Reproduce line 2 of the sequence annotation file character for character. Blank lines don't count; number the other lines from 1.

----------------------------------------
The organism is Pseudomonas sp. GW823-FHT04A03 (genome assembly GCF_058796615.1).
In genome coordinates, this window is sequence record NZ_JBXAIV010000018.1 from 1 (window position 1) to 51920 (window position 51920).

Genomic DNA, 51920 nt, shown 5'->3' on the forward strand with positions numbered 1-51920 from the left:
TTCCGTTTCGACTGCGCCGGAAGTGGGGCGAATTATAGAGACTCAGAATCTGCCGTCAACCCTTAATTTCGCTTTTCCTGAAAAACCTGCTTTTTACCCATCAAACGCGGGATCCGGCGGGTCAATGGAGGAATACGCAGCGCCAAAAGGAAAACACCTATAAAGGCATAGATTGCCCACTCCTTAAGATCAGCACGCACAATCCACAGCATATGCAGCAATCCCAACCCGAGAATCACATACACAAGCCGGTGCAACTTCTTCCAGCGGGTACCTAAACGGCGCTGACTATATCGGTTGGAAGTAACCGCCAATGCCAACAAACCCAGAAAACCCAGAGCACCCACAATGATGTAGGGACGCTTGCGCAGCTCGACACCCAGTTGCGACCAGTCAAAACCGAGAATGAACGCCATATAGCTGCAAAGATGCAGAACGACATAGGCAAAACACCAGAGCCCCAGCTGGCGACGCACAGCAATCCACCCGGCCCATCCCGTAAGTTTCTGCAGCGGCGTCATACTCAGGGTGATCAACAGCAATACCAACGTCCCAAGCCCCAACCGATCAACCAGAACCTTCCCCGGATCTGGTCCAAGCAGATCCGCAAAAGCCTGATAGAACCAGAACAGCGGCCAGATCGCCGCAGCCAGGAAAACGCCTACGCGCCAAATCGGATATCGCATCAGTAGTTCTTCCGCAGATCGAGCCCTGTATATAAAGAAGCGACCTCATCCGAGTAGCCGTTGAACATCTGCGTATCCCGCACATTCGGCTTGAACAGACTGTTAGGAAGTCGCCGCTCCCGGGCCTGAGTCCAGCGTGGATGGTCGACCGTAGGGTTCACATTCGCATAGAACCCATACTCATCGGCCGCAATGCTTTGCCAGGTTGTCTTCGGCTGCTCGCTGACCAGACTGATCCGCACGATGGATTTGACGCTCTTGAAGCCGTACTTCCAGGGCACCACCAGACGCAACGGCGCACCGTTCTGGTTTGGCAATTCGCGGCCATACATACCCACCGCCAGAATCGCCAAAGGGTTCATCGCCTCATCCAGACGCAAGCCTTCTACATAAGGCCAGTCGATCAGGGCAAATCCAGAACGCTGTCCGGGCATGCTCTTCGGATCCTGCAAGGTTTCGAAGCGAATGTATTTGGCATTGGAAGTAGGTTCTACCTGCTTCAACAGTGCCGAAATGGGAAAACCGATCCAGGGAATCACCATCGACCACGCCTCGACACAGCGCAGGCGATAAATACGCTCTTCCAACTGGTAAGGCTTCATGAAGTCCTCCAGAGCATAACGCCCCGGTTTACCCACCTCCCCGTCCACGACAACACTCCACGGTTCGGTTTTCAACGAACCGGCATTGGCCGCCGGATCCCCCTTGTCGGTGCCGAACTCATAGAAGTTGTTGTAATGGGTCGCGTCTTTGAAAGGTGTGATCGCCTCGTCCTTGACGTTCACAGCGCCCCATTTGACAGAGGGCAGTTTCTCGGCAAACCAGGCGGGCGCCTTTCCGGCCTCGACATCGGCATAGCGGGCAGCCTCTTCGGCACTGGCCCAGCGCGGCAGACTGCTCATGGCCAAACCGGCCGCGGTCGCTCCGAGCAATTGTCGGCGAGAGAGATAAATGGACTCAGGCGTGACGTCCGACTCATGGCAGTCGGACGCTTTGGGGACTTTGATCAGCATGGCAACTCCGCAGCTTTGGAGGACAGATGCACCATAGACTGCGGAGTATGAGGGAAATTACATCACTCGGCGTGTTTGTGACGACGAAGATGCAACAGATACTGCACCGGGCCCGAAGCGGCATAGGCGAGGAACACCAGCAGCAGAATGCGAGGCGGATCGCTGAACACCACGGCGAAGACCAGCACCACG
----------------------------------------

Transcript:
In genome coordinates, this window is sequence record NZ_JBXAIV010000018.1 from 1 (window position 1) to 51920 (window position 51920).